After a couple of weeks, you will get the Clincheck back via the Internet. Don’t simply accept what the technician designs. Be sure that they follow your instructions and give you what you want. They are not mind readers, and you need to be clear about your objectives. Always read the comments section first, then the interproximal reduction guidelines. I hate doing IPR of only 0.2 to 0.3 millimeters because that means doing it manually with polishing strips. It takes forever and patients hate it, especially when they start bleeding at the gum line, which is hard to avoid. I prefer to do 0.4 to 0.5 millimeters on the distals of the canines and in the premolar and molar regions when possible. I can do it easily with high-speed and tiny needlenosed burs. I also like to avoid IPR on anteriors because patients get nervous about that - much more than if all the IPR is on the posterior teeth.

Another thing I often have to specify for the Clincheck is that if more aligners are needed on one arch than the other, it is easier to start the arch that takes the longest first so that the aligners end together. Otherwise I end up with aligners breaking before I am ready to order the retainers for both arches. And sometimes at the end of treatment I need to do more corrections, so I have to pay for additional retainers if the additional movement involves the finished arch.

Once you OK the Clincheck, it usually takes another couple of weeks to have all the aligners manufactured at their facility in Costa Rica. You will receive the entire shipment of all the aligners and then may call the patient to start treatment.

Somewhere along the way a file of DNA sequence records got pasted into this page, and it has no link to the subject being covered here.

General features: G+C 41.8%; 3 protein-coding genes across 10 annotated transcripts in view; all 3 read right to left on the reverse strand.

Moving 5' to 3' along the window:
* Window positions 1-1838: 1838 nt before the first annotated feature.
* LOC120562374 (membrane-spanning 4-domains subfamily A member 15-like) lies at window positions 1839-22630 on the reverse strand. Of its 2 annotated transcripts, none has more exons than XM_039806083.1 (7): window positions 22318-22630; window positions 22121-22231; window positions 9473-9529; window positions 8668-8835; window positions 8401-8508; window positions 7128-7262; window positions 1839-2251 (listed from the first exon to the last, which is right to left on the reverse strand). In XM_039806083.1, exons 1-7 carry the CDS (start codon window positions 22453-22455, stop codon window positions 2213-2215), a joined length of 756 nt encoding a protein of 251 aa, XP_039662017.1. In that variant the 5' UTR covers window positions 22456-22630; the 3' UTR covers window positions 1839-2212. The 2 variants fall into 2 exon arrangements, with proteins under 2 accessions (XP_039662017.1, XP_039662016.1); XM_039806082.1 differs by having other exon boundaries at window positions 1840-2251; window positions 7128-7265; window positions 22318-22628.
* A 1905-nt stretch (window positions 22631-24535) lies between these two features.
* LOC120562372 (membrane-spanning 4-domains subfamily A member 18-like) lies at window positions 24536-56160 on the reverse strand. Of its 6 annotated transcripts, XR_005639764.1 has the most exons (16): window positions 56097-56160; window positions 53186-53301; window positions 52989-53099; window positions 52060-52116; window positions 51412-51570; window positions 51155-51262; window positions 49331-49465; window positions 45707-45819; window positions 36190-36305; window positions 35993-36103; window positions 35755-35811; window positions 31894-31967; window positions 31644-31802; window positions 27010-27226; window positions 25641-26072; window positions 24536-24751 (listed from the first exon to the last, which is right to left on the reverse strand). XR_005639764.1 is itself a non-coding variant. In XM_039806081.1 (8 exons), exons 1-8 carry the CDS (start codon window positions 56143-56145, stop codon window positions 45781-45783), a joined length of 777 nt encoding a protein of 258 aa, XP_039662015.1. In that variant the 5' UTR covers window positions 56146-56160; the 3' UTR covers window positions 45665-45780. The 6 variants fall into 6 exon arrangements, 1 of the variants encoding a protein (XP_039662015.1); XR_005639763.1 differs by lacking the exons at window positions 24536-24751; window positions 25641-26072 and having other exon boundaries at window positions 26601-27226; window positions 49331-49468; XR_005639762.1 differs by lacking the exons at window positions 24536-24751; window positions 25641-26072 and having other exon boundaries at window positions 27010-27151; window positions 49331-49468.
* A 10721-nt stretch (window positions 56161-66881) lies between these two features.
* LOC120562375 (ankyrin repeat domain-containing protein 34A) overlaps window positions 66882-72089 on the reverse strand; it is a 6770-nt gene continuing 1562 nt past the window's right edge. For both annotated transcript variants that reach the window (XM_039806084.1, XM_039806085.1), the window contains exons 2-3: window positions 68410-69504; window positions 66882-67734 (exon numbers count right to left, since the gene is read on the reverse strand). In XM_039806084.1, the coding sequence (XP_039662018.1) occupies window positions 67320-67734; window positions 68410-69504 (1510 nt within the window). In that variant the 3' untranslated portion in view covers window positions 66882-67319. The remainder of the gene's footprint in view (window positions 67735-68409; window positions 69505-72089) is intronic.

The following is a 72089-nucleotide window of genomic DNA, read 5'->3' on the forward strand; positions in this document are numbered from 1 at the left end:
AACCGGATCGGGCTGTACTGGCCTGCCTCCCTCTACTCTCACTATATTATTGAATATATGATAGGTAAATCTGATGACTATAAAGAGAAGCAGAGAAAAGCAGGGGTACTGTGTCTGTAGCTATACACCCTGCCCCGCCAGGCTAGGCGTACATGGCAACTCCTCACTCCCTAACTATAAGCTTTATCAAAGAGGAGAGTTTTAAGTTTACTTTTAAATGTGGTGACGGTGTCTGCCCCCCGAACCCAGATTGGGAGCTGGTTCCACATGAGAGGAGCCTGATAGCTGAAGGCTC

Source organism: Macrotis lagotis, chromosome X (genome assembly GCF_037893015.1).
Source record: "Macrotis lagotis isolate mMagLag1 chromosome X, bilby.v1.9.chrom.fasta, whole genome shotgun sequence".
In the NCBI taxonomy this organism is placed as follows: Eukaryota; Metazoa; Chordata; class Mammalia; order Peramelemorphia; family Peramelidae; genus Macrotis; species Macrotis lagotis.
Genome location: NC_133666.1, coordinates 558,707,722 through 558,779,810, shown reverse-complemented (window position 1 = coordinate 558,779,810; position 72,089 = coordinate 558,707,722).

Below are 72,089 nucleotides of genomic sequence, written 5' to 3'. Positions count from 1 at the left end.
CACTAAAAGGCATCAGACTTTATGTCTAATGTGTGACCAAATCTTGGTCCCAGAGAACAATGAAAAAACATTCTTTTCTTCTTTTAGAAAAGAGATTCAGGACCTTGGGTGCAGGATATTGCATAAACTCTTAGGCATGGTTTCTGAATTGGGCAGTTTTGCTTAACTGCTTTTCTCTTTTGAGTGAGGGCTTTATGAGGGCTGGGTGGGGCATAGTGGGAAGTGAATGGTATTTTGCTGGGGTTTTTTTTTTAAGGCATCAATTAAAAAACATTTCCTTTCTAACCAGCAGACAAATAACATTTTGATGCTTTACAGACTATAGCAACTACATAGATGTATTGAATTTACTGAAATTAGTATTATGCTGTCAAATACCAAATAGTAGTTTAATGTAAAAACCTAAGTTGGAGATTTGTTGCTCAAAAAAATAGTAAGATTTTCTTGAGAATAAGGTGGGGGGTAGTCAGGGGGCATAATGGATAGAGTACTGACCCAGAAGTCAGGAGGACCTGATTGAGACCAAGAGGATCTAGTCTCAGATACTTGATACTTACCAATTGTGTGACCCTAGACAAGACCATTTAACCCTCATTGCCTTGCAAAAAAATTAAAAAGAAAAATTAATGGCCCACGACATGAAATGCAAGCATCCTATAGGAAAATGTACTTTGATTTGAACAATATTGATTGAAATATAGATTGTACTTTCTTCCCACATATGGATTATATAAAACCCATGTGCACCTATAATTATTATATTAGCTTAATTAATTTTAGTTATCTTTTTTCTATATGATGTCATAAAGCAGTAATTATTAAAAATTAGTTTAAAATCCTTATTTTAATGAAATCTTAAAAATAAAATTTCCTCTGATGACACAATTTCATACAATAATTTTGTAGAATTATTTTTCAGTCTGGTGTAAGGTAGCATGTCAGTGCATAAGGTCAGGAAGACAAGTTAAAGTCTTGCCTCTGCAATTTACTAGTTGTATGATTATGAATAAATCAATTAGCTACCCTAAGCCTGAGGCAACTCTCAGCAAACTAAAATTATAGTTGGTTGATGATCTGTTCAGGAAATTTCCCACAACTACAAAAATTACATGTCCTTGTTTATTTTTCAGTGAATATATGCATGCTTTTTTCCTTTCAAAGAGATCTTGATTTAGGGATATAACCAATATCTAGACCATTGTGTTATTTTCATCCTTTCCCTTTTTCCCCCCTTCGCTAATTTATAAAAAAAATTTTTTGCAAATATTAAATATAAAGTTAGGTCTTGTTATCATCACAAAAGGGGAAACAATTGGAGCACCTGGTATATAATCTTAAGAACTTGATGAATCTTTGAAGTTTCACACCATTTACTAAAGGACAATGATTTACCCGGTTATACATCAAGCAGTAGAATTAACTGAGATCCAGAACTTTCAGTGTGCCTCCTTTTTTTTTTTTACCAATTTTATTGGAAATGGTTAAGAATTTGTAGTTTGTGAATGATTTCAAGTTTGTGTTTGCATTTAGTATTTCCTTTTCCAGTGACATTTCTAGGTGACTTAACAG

Because the aligners are usually very tight and patients have a hard time taking them off in the first four days or so, we usually just give patients the aligners, go over the home care instructions with them, and give them a plastic tool to help take off the aligners. We make sure patients understand that the tightness is necessary to get the teeth to move. We instruct them to place the aligners starting with the anterior teeth and pushing them down with their fingers on the posteriors, never biting them into place as this could break the aligners. If IPR is indicated before the first aligner, we do it now.

Then we schedule the patient to come back in two weeks, when we place the attachments. By this time he or she is able to place and remove the aligners and can cope with the additional difficulties that the attachments pose. Here are some hints on easy attachment placement: